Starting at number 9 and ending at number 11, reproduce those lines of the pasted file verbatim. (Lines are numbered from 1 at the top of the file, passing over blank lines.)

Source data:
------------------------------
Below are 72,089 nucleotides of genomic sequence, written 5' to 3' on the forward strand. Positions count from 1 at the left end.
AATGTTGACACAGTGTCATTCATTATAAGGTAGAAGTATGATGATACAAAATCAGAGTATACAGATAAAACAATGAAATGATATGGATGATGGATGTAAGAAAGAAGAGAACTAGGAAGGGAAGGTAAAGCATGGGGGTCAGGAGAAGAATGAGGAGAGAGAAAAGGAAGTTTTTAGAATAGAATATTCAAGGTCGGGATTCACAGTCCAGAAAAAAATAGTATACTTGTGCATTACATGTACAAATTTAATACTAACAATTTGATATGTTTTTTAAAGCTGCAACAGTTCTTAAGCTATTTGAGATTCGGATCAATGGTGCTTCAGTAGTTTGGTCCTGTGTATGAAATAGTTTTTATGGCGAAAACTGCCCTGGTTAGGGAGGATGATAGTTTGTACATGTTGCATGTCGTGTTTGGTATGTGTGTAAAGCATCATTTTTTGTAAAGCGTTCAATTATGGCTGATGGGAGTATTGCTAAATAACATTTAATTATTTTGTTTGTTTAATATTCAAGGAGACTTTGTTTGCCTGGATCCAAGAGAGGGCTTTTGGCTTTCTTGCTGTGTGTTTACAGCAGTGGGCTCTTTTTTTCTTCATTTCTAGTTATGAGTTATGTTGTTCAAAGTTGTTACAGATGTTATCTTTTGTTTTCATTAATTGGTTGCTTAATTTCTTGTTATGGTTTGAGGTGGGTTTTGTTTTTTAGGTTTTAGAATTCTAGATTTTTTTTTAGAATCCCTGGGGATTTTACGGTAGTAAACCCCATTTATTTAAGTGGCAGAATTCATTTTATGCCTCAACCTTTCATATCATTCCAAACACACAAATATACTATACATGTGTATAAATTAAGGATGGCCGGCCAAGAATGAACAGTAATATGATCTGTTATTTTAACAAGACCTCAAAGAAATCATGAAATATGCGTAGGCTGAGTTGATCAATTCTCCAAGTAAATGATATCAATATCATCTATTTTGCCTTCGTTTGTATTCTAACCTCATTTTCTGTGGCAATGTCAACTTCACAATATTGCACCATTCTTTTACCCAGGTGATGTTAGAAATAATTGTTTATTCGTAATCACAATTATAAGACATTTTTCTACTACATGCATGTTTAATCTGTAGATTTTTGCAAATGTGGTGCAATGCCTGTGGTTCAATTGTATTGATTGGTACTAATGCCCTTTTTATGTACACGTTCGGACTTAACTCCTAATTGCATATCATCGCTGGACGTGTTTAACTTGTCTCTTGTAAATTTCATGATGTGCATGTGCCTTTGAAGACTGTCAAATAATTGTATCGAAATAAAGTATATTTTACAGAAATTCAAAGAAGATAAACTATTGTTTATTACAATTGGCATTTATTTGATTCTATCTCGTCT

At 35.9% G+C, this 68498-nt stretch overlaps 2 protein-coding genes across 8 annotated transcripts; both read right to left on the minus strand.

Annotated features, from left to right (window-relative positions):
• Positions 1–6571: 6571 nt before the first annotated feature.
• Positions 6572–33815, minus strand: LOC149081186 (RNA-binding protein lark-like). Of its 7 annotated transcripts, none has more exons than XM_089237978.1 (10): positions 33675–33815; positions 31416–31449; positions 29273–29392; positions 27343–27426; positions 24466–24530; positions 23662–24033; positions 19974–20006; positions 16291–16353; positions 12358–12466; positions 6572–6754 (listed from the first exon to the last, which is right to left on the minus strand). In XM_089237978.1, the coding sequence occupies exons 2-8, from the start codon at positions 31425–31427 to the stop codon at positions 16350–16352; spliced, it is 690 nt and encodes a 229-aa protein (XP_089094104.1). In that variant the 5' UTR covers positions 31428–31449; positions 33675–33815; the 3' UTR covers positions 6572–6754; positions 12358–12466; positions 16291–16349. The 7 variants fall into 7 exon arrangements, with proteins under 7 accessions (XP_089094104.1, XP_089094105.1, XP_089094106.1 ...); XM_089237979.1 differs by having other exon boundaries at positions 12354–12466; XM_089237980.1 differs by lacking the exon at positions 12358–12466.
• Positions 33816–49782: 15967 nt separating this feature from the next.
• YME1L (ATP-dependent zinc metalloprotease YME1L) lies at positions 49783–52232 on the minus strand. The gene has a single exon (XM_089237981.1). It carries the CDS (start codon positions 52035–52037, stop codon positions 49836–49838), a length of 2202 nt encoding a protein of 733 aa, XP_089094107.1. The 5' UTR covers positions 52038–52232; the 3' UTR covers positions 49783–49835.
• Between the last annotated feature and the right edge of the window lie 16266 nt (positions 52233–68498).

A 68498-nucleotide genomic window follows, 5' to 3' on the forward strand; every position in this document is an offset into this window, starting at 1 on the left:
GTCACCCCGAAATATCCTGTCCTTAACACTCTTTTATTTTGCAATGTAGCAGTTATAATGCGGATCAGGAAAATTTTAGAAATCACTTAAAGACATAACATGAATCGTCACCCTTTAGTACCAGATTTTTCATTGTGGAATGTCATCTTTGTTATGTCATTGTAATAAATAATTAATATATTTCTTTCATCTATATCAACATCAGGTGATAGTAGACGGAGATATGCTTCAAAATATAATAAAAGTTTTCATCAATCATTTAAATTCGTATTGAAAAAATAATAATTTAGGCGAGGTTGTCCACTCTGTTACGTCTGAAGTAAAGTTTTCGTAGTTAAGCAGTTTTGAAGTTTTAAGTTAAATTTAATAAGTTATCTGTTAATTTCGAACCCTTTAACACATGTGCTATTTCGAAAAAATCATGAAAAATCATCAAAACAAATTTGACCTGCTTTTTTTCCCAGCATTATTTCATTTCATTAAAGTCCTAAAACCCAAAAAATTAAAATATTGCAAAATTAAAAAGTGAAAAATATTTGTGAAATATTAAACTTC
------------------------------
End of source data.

• Between the last annotated feature and the right edge of the window lie 16266 nt (positions 52233–68498).

A 68498-nucleotide genomic window follows, 5' to 3' on the forward strand; every position in this document is an offset into this window, starting at 1 on the left:
GTCACCCCGAAATATCCTGTCCTTAACACTCTTTTATTTTGCAATGTAGCAGTTATAATGCGGATCAGGAAAATTTTAGAAATCACTTAAAGACATAACATGAATCGTCACCCTTTAGTACCAGATTTTTCATTGTGGAATGTCATCTTTGTTATGTCATTGTAATAAATAATTAATATATTTCTTTCATCTATATCAACATCAGGTGATAGTAGACGGAGATATGCTTCAAAATATAATAAAAGTTTTCATCAATCATTTAAATTCGTATTGAAAAAATAATAATTTAGGCGAGGTTGTCCACTCTGTTACGTCTGAAGTAAAGTTTTCGTAGTTAAGCAGTTTTGAAGTTTTAAGTTAAATTTAATAAGTTATCTGTTAATTTCGAACCCTTTAACACATGTGCTATTTCGAAAAAATCATGAAAAATCATCAAAACAAATTTGACCTGCTTTTTTTCCCAGCATTATTTCATTTCATTAAAGTCCTAAAACCCAAAAAATTAAAATATTGCAAAATTAAAAAGTGAAAAATATTTGTGAAATATTAAACTTC